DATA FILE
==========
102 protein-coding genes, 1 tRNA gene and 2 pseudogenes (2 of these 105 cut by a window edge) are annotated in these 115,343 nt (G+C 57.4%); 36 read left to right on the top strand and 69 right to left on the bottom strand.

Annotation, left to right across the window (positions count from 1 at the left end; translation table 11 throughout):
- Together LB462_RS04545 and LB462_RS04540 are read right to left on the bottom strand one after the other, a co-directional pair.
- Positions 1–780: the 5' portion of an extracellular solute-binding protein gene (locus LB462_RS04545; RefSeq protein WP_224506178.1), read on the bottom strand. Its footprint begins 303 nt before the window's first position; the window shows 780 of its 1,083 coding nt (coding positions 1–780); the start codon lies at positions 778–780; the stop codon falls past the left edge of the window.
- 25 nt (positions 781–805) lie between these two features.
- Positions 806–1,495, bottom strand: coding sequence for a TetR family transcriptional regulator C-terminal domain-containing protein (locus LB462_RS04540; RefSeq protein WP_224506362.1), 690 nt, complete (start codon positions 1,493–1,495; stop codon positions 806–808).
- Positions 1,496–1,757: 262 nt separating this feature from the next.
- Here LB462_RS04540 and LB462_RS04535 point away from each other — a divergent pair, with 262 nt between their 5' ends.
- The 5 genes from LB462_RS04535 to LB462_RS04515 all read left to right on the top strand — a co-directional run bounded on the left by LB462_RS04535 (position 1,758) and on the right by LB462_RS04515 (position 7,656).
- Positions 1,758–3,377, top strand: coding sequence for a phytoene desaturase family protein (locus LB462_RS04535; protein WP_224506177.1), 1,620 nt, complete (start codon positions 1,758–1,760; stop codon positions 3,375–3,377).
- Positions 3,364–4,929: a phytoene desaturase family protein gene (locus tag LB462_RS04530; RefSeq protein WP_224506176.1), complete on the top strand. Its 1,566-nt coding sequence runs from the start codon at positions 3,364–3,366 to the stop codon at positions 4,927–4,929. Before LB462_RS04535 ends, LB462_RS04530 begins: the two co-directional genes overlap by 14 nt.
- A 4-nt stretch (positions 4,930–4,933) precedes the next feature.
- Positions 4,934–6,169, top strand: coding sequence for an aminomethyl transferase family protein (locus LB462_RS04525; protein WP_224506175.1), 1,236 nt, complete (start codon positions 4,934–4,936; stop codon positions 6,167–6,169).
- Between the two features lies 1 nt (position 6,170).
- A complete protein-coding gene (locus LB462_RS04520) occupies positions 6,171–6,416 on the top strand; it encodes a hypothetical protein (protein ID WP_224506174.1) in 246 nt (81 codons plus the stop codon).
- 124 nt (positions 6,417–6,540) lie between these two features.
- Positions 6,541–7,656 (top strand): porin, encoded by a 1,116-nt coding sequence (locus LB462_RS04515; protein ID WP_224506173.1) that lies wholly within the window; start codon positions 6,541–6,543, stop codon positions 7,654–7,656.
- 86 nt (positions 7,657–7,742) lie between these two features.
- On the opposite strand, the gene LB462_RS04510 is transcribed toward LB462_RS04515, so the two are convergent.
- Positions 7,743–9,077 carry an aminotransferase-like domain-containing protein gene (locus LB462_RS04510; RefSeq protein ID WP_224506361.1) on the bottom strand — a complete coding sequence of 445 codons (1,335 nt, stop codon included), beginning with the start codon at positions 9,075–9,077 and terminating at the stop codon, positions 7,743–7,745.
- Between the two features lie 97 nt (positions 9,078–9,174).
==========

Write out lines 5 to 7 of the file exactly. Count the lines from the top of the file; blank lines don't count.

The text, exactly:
- 25 nt (positions 781–805) lie between these two features.
- Positions 806–1,495, bottom strand: coding sequence for a TetR family transcriptional regulator C-terminal domain-containing protein (locus LB462_RS04540; RefSeq protein WP_224506362.1), 690 nt, complete (start codon positions 1,493–1,495; stop codon positions 806–808).
- Positions 1,496–1,757: 262 nt separating this feature from the next.